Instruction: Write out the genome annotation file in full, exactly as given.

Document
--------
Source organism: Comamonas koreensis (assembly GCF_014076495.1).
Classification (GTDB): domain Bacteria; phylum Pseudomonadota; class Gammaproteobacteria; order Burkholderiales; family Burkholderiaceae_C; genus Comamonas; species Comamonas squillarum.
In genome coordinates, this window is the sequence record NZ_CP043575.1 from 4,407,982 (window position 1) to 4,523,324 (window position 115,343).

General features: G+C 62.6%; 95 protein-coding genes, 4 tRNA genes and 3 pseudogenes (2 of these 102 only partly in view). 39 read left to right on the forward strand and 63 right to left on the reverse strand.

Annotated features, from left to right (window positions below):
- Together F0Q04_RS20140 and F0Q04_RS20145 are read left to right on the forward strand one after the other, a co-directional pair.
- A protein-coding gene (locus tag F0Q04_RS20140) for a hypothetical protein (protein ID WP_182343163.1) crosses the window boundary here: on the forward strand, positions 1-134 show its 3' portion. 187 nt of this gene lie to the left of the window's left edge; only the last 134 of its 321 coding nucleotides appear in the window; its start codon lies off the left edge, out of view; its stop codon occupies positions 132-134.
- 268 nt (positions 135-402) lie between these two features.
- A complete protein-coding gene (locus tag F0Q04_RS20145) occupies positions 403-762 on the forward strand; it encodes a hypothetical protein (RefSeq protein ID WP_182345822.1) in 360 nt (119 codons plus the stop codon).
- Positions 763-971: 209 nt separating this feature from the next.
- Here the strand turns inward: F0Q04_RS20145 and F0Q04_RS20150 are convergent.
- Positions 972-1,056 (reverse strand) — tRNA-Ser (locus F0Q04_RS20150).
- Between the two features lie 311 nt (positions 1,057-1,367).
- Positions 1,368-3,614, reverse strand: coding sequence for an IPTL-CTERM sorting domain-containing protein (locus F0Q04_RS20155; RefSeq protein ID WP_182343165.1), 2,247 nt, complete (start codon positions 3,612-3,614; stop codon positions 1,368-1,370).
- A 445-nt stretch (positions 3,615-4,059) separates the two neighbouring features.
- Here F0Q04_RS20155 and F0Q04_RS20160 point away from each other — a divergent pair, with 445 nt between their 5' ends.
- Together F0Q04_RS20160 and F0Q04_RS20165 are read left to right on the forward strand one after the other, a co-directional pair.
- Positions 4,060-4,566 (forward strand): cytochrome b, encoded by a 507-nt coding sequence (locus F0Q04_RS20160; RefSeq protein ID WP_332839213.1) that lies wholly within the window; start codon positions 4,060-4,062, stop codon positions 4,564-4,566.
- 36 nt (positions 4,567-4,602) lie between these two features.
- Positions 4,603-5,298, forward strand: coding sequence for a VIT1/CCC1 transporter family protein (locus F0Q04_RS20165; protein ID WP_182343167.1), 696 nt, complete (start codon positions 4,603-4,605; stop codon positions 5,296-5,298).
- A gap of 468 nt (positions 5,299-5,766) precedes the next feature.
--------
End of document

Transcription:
Source organism: Comamonas koreensis (assembly GCF_014076495.1).
Classification (GTDB): domain Bacteria; phylum Pseudomonadota; class Gammaproteobacteria; order Burkholderiales; family Burkholderiaceae_C; genus Comamonas; species Comamonas squillarum.
In genome coordinates, this window is the sequence record NZ_CP043575.1 from 4,407,982 (window position 1) to 4,523,324 (window position 115,343).

General features: G+C 62.6%; 95 protein-coding genes, 4 tRNA genes and 3 pseudogenes (2 of these 102 only partly in view). 39 read left to right on the forward strand and 63 right to left on the reverse strand.

Annotated features, from left to right (window positions below):
- Together F0Q04_RS20140 and F0Q04_RS20145 are read left to right on the forward strand one after the other, a co-directional pair.
- A protein-coding gene (locus tag F0Q04_RS20140) for a hypothetical protein (protein ID WP_182343163.1) crosses the window boundary here: on the forward strand, positions 1-134 show its 3' portion. 187 nt of this gene lie to the left of the window's left edge; only the last 134 of its 321 coding nucleotides appear in the window; its start codon lies off the left edge, out of view; its stop codon occupies positions 132-134.
- 268 nt (positions 135-402) lie between these two features.
- A complete protein-coding gene (locus tag F0Q04_RS20145) occupies positions 403-762 on the forward strand; it encodes a hypothetical protein (RefSeq protein ID WP_182345822.1) in 360 nt (119 codons plus the stop codon).
- Positions 763-971: 209 nt separating this feature from the next.
- Here the strand turns inward: F0Q04_RS20145 and F0Q04_RS20150 are convergent.
- Positions 972-1,056 (reverse strand) — tRNA-Ser (locus F0Q04_RS20150).
- Between the two features lie 311 nt (positions 1,057-1,367).
- Positions 1,368-3,614, reverse strand: coding sequence for an IPTL-CTERM sorting domain-containing protein (locus F0Q04_RS20155; RefSeq protein ID WP_182343165.1), 2,247 nt, complete (start codon positions 3,612-3,614; stop codon positions 1,368-1,370).
- A 445-nt stretch (positions 3,615-4,059) separates the two neighbouring features.
- Here F0Q04_RS20155 and F0Q04_RS20160 point away from each other — a divergent pair, with 445 nt between their 5' ends.
- Together F0Q04_RS20160 and F0Q04_RS20165 are read left to right on the forward strand one after the other, a co-directional pair.
- Positions 4,060-4,566 (forward strand): cytochrome b, encoded by a 507-nt coding sequence (locus F0Q04_RS20160; RefSeq protein ID WP_332839213.1) that lies wholly within the window; start codon positions 4,060-4,062, stop codon positions 4,564-4,566.
- 36 nt (positions 4,567-4,602) lie between these two features.
- Positions 4,603-5,298, forward strand: coding sequence for a VIT1/CCC1 transporter family protein (locus F0Q04_RS20165; protein ID WP_182343167.1), 696 nt, complete (start codon positions 4,603-4,605; stop codon positions 5,296-5,298).
- A gap of 468 nt (positions 5,299-5,766) precedes the next feature.